Robert Mueller is said to be close to issuing key findings into his probe into possible collusion between the Trump 2016 election campaign and Moscow and will deliver them shortly after the midterm elections.
The special counsel head, appointed after Donald Trump fired FBI director James Comey in the spring of 2017, will also report on whether Mr Trump took any steps that constituted an obstruction of justice.
Yet, Bloomberg News said it was not certain Mr Mueller findings would be made public unless his investigation resulted in charges against one or more individual. Deputy attorney general Rod Rosenstein, who is overseeing the probe after Jeff Sessions recused himself, would have discretion on what is released to Congress and how much is made public.
It said Mr Rosenstein, who was recently at the centre of speculation he was about to be fired by Mr Trump, has reportedly told Mr Mueller he wants the investigation concluded as quickly as possible.
Bloomberg News said there was no information as to what Mr Mueller’s findings will reveal; the 74-year-old’s 16-month investigation has been remarkably leak free. His office declined to comment.
Mr Trump has repeatedly denied any collusion with Russia, and Moscow has likewise denied it tried to interfere in the 2016 election campaign, despite a considerable weight evidence suggesting Russian figures led online campaigns to influence American voters, either not to vote or else to support the former TV reality star.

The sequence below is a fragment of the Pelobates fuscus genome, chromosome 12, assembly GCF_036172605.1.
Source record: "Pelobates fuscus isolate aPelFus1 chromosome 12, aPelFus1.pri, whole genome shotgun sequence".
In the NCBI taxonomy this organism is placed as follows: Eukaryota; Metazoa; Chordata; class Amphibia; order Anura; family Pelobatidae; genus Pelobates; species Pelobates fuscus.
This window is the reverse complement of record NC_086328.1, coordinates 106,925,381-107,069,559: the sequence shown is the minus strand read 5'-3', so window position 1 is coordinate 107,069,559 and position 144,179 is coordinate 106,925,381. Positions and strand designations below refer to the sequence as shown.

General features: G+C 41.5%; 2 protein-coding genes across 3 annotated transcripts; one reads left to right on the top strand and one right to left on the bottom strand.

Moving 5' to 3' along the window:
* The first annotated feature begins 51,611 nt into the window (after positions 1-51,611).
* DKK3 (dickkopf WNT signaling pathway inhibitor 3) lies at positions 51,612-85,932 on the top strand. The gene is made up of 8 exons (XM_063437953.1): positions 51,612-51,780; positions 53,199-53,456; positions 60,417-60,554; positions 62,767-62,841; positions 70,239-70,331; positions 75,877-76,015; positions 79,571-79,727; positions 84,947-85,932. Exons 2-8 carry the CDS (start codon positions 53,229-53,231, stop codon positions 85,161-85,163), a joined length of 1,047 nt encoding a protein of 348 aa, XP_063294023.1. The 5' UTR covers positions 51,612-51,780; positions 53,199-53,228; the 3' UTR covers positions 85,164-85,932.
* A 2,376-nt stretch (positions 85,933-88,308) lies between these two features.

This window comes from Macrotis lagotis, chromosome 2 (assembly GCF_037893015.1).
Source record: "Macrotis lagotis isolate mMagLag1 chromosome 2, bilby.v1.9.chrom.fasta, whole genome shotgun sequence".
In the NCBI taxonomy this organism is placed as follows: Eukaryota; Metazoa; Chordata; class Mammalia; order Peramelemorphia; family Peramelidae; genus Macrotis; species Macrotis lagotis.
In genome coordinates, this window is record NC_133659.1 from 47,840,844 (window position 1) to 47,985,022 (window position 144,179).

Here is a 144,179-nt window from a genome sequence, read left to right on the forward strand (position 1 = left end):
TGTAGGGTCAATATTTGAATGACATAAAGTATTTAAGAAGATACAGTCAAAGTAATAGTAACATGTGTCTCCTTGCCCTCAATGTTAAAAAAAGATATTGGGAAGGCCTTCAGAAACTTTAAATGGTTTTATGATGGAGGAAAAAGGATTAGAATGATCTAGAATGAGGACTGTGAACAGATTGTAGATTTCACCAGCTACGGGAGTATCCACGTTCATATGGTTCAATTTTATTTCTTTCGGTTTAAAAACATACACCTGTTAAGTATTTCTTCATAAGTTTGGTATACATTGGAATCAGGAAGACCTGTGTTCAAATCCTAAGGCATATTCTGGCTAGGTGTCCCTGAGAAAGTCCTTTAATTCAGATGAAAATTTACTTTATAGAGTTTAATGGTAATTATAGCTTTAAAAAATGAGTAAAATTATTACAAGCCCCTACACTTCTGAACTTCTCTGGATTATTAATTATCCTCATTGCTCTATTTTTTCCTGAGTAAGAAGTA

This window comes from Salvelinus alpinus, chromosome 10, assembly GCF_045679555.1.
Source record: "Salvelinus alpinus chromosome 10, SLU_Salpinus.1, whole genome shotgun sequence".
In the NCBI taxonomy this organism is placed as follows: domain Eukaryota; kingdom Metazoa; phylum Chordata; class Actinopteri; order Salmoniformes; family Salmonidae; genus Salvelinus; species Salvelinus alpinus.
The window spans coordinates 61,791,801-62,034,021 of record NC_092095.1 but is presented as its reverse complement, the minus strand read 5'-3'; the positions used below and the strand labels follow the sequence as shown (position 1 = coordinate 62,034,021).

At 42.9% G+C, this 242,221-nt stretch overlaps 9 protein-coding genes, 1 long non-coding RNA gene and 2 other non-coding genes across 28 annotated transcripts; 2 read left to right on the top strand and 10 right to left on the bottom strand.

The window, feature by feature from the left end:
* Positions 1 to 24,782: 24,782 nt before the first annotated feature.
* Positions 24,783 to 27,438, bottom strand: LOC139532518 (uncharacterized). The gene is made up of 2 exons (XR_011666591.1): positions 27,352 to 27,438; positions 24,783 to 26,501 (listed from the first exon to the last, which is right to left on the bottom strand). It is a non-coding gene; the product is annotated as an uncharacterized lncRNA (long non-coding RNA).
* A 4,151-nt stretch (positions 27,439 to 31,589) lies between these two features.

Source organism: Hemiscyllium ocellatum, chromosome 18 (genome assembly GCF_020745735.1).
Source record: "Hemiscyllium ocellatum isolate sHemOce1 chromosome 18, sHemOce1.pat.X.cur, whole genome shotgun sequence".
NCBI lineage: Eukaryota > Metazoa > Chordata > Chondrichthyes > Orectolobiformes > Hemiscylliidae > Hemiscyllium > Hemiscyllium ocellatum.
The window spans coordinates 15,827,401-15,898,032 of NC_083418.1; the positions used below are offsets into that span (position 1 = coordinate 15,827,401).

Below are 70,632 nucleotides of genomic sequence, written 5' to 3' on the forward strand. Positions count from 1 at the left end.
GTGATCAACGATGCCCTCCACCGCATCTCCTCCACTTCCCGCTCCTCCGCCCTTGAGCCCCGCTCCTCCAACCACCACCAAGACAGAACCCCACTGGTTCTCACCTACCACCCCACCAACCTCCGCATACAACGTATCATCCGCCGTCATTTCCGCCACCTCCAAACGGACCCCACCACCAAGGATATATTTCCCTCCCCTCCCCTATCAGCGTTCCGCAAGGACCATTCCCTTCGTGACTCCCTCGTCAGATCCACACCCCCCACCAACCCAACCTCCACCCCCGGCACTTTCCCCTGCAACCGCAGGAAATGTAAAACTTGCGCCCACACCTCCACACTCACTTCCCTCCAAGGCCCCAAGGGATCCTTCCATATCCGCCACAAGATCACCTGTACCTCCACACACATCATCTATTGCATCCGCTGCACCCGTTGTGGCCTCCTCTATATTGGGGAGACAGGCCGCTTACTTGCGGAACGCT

Critics have pointed to several instances that the president has acknowledged, such as the June 2016 Trump Tower meeting between his eldest son and senior members of his campaign team with a Russian lawyer said to be offering information on Hillary Clinton, that could constitute as collusion.
Others have said Mr Trump’s firing of Mr Comey and even his veiled threats to fire Mr Sessions and Mr Mueller and shut down the probe, could merit a finding of obstruction of justice.
Mr Mueller, himself a former director of the FBI, had long made clear he did not want to his findings to interfere with any imminent election, something Mr Comey was accused of when he announced the bureau was reopening its investigation of Ms Clinton’s use of a private email server days before the 2016 election.
As such, while some Democrats may have liked him to issue his findings before the November midterms, it was something he was always wary of doing. Indeed, Bloomberg News said guidelines issued by the Department of Justice say prosecutors “should avoid any major steps” close to an election that could be seen as influencing the outcome.
To date, Mr Mueller has issued indictments against 37 people as a result of his probe, eight of whom have pleaded guilty and six – among them four members of the Trump campaign, Paul Manafort, who was campaign manager, his deputy Rick Gates, foreign policy advisor George Pap and national security adviser Michael Flynn – who agreed to cooperate with his investigators.
Earlier this year, Mr Mueller issued charges against more than two dozen Russians accused of crimes linked to a plot to interfere in the 2016 campaign. In February, the special counsel indicted 13 Russian nationals and three Russian organisations linked to the Internet Research Agency, a troll farm operation in St Petersburg that used social media to spread divisive content.
This summer, Mr Mueller charged 12 Russian intelligence officers over the alleged hacking of the Democratic National Committee and US electoral systems. The Russians are said to work for the GRU, the Russian military’s intelligence service.
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